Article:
Except for FOX, journalists barred from Guantanamo

June 23, 2006 | By | 2 Replies More

According to the Indianapolis Star, the reporting from Guantanamo will be less diverse:

Now, the Pentagon has shut down access entirely — at least temporarily — expelling reporters this week and triggering an outcry from human rights groups, attorneys and media organizations even as the prison comes under renewed criticism for the suicides of three detainees last weekend.

As reported by Thinkprogress, the Pentagon

shut down access entirely to the Guantanamo Bay prison after the suicide deaths of three detainees. Journalists covering the suicides had their clearances revoked and were immediately flown back to the United States, and regular visits between detainees and their lawyers were cancelled.

Well, with one exception.  FOX still has access.  As Thinkprogress reports, Fox News analyst Judge Andrew Napolitano continues to have access and has continued to offer his “fair and balanced” review of prison conditions.  Napolitano recently reported on the “now gentle, almost child-like the way they treat the detainees.”

Yeah, I guess that after torturing those guys for years, depriving them of any contact with loved ones and refusing to even tell them what they are charged with, they’ve become “child-like,” especially when we put them in chains and hoods and work extra hard to keep more of them from killing themselves.  Now that not even the semi-credible wing of the mainstream media is here to report on your mistreatment, do any of you guys have any complaints about the facility?

Once again, keeping out the journalists solves a big problem for W.  Where the sun doesn’t shine, everything is fine.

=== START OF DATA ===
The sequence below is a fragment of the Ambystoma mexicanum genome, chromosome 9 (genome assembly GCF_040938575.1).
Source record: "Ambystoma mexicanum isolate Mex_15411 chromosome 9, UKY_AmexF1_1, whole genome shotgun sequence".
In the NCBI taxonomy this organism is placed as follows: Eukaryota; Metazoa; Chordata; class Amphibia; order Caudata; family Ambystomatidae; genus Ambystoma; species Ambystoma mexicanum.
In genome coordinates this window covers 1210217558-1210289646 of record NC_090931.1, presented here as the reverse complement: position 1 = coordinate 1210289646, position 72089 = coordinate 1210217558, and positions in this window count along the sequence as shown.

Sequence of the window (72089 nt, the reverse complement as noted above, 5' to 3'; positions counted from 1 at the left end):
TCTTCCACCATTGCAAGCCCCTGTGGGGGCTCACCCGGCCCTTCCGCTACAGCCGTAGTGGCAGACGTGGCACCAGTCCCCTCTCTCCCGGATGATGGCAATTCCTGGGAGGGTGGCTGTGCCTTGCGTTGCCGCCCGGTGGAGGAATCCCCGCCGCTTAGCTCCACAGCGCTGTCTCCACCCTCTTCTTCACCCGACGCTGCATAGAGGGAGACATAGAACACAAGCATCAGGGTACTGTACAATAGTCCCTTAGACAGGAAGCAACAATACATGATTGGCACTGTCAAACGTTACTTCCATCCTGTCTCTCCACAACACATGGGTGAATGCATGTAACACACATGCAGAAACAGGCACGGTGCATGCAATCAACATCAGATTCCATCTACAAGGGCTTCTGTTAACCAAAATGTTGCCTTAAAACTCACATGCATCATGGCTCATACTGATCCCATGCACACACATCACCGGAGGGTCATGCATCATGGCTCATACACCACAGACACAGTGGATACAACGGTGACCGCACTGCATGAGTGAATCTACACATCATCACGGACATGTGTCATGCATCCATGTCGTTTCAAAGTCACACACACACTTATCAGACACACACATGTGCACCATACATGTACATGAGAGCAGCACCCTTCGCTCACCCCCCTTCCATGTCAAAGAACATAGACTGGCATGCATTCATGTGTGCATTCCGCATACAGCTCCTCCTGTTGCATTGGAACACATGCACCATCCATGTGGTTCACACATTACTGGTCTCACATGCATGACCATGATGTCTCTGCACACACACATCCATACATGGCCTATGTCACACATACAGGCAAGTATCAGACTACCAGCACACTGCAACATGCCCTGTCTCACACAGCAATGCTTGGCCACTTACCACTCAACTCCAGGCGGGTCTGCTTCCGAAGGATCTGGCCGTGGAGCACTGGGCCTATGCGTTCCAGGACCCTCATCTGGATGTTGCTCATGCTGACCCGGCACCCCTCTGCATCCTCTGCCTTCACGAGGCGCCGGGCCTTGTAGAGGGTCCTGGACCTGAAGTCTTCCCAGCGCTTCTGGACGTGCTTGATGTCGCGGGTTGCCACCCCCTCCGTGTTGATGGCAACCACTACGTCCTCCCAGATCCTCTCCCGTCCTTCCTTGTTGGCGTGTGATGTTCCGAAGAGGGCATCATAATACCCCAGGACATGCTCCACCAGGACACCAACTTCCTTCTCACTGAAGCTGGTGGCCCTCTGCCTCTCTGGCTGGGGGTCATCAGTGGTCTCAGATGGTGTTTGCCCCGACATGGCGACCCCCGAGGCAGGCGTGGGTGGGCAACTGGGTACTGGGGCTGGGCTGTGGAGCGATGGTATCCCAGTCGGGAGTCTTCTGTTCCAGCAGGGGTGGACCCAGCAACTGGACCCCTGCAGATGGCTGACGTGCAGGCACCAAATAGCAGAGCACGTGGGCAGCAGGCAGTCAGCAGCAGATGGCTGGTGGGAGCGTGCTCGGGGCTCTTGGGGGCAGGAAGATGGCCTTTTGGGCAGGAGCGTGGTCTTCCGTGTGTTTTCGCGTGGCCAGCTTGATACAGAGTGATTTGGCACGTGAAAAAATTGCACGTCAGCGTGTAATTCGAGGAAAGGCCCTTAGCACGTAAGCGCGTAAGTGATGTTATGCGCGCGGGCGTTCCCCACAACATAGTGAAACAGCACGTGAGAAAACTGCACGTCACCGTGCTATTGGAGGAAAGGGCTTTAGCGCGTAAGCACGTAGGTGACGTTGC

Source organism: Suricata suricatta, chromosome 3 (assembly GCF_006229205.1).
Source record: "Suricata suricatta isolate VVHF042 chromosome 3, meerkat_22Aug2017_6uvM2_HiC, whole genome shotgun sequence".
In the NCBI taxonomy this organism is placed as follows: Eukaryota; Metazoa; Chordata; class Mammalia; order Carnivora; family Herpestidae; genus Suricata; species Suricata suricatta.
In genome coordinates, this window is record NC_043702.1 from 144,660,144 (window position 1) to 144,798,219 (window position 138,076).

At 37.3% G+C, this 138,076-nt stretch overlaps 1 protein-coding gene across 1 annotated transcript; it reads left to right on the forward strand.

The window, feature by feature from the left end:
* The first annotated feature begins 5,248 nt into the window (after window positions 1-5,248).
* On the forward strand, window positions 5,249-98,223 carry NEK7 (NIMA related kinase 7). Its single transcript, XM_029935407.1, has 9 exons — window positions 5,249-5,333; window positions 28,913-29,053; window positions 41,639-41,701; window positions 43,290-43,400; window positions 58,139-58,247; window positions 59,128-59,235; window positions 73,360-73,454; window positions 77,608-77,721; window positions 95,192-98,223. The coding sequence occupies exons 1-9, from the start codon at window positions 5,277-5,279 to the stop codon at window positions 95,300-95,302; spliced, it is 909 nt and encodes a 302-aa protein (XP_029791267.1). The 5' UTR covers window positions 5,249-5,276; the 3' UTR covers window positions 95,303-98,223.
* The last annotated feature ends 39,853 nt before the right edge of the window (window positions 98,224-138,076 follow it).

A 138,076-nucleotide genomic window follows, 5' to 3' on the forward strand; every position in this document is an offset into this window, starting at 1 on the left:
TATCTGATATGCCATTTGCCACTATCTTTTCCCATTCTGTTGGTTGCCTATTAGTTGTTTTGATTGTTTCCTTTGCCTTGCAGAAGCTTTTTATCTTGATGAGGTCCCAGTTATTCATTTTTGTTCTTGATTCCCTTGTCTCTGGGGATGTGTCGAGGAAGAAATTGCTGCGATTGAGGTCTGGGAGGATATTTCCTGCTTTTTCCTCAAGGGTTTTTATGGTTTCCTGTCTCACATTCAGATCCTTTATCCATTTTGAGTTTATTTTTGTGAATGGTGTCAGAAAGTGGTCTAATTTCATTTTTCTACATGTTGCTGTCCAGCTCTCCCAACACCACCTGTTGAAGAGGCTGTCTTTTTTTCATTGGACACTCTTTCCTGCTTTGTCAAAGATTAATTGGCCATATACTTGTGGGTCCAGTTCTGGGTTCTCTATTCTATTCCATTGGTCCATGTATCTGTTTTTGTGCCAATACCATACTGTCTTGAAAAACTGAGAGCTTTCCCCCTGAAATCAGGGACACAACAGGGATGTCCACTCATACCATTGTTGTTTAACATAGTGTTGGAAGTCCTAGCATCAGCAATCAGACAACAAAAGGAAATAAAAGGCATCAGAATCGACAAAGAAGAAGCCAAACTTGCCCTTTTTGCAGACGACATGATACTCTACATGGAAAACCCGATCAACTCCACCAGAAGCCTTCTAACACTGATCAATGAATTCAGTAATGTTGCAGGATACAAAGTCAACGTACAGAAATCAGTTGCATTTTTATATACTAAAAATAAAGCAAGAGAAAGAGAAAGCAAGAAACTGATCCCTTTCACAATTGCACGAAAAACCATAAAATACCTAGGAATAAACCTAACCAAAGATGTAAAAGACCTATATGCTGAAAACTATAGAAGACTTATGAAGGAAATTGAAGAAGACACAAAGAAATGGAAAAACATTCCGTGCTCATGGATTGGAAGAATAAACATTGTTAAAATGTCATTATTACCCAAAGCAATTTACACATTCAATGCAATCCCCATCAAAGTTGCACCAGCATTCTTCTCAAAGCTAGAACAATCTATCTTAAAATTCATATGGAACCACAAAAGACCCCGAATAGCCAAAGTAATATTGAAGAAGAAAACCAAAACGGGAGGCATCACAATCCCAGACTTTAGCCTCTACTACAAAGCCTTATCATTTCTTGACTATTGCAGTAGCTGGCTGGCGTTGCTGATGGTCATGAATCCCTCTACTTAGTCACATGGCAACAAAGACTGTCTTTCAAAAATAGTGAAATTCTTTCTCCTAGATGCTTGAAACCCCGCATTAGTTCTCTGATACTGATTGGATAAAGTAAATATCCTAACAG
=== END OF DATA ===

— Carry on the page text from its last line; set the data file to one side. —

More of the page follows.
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Category: Iraq, Media, Politics

About the Author ()

Erich Vieth is an attorney focusing on consumer law litigation and appellate practice. He is also a working musician and a writer, having founded Dangerous Intersection in 2006. Erich lives in the Shaw Neighborhood of St. Louis, Missouri, where he lives half-time with his two extraordinary daughters.

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  1. Erika Price says:

    Now we see where media bias becomes an actual problem. I don't mind the Fox blowhards delivering their rhetoric from the same footing of everyone else- they have the right to do so, of course- but when the spin-meisters have more access to knowledge, something needs to change immediately.

    On a more optimistic note, I hope that this selective sharing of information will smack of corruption to the American public. Hopefully it will suggest that the government has kept something hidden from us at Guantanamo Bay. In reality I don't consider this all that likely.

  2. grumpypilgrim says:

    Fox "News" — a.k.a., Faux News — uses many tricks to distort the news and spin a pro-Bush, pro-Republican message. When they interview people, they will often fail to fully disclose their guests' (biased) affilliations. Another technique, which I saw just today, is to interview two Republicans (one MUCH farther to the right than the other), rather than one Republican and one Democrat: the obvious goal to make the more moderate Republican seem more mainstream. Another technique, which I've seen many, many times, is to have one Republican and one Democrat, where the Republican is a well-informed, senior Member of Congress, and the Democrat is an ill-informed, junior Member of Congress: the obvious goal to make the Democrat (and, by extension, all Democrats and their positions) look stupid. Yet another technique, which I've also seen many times, is to throw open-ended, softball questions to Republicans, and combative, closed-ended, leading questions to Democrats. Another is to outnumber Democrats, by having two (or more) Republican guests and just one Democrat.

    I don't watch Fox often, but virtually every time I have watched it, I have seen the news distorted in these or other ways.

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